A couple of years ago, I was on a long-term, substitute teaching assignment at our local middle school. One lunchtime, as I walked down the hall, I saw a crowd of students ahead of me. In the middle of them, two young men were fist-fighting. My first response was to scan the hall, looking for another adult, but the closer I moved to the fight, the more I realized I was the only adult around. I had to do something.

Fortunately, I knew one of the students and believed I had an "okay" rapport with him, so he was the one I approached.

First (this all happened within a few seconds), I calmly but firmly told him to stop fighting. That didn't work, so I took hold of his upper shoulder and pushed myself between the two boys, trying to separate them while continually telling them (without yelling) to stop. Finally, they moved apart enough that I could begin pulling the first boy down the hall and toward the office. While they continued to yell at each other (another teacher had arrived and taken control of the other boy), they didn't fight us, and we were eventually able to turn them over to the principal and police officer.

True, part of the reason I wasn't hurt in this altercation may be because the boys were fighting over one's treatment of a girl, however, I fully believe if I hadn't really cared about that young man, or if I had yelled, been harsh, or spoken disrespectfully to those boys, the fight would not have ended; it would have escalated. (Note: In telling this story, I'm not, in any way, advocating that we put ourselves in danger. Rather, we must first assess the situation with wisdom and then try to act with love.)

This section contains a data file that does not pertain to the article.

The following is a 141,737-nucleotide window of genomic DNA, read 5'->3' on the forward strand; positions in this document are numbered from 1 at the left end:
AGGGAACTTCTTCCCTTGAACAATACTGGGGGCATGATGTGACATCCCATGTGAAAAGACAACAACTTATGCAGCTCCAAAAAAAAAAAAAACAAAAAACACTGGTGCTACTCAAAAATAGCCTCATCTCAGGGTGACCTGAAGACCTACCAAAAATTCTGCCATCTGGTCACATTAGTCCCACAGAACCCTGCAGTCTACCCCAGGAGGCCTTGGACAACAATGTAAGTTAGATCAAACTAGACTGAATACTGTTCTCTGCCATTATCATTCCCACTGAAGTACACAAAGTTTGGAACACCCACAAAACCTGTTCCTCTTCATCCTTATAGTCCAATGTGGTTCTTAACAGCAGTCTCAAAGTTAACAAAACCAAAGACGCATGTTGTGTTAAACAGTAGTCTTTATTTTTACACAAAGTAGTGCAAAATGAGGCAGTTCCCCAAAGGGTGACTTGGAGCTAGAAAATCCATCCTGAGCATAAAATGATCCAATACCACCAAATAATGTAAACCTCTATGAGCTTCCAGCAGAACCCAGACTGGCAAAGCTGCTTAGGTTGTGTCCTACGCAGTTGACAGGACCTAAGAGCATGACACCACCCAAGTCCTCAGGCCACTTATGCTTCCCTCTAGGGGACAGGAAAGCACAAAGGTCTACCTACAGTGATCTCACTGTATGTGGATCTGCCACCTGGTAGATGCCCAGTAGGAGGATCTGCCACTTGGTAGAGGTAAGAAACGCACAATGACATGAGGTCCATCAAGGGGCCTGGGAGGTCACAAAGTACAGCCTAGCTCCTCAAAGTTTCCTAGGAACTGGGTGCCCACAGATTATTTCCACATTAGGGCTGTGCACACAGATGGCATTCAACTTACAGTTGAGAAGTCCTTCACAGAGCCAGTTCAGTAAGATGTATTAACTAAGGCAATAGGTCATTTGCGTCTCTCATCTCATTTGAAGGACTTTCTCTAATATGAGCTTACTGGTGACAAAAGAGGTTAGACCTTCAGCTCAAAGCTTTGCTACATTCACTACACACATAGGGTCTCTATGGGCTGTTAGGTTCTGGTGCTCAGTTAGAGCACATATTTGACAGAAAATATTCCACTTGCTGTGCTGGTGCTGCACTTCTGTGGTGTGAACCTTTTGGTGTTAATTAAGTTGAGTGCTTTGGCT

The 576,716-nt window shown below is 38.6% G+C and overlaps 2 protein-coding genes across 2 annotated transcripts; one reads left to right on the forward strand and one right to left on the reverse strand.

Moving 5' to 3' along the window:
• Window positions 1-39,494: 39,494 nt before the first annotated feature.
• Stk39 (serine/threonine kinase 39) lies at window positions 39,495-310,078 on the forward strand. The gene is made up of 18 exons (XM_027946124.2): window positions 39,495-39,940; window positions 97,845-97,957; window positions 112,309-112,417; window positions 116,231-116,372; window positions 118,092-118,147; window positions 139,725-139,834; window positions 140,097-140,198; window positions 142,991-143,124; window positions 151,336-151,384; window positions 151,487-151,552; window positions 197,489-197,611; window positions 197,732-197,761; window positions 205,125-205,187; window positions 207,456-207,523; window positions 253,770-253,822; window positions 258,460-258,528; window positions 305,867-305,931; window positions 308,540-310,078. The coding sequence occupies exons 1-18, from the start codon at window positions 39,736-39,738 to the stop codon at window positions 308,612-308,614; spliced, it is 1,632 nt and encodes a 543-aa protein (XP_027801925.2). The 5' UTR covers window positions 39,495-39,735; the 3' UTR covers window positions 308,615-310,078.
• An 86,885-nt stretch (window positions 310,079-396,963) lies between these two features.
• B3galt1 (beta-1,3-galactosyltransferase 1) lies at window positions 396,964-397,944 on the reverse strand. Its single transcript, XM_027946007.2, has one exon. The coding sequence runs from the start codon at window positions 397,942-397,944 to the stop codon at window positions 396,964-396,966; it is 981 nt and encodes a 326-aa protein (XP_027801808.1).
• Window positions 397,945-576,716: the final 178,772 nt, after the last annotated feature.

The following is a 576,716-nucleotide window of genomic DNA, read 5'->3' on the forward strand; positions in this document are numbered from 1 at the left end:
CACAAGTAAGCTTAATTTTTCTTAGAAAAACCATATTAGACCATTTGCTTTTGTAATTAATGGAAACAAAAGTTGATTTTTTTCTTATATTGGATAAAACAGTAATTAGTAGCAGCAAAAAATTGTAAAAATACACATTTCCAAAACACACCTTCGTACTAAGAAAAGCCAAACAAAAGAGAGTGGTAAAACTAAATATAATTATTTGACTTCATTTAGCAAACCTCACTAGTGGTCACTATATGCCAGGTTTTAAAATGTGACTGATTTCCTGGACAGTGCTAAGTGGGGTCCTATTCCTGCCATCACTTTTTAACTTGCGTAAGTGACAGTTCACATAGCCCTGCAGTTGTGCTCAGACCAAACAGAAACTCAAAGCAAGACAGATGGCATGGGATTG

A final 

"A young mother on an overnight flight with a two-year-old daughter was stranded by bad weather in (the) Chicago airport without food or clean clothing for the child and without money. She was two months pregnant and threatened with miscarriage, so she was under doctor's instructions not to carry the child unless it was essential. Hour after hour she stood in one line after another, trying to get a flight to Michigan. The terminal was noisy, full of tired, frustrated, grumpy passengers, and she heard critical references to her crying child and to her sliding her child along the floor with her foot as the line moved forward. No one offered to help with the soaked, hungry, exhausted child. Then, the woman later reported, 'Someone came towards us and with a kindly smile said, "Is there something I could do to help you?" With a grateful sigh I accepted his offer. He lifted my sobbing little daughter from the cold floor and lovingly held her to him while he patted her gently on the back. He asked if she could chew a piece of gum. When she was settled down, he carried her with him and said something kindly to the others in the line ahead of me, about how I needed their help. They seemed to agree and then he went up to the ticket counter (at the front of the line) and made arrangements with the clerk for me to be put on a flight leaving shortly. He walked with us to a bench, where we chatted a moment, until he was assured that I would be fine. He went on his way. About a week later I saw a picture of Apostle Spencer W. Kimball and recognized him as the stranger in the airport'" (Edward L. Kimball and Andrew E. Kimball, Jr., Spencer W. Kimball(1977), 334).

I've often heard this story repeated as an example of President Kimball's act of service to the mother in the story. But what about the child? Wasn't she crying? Weren't her wails adding to the frustration of those around her? Hadn't her mother probably asked her to "hush," but she, perhaps confused and uncaring, disobediently continued to howl? Yes. And President Kimball comforted, guided, and disciplined her responses. With love.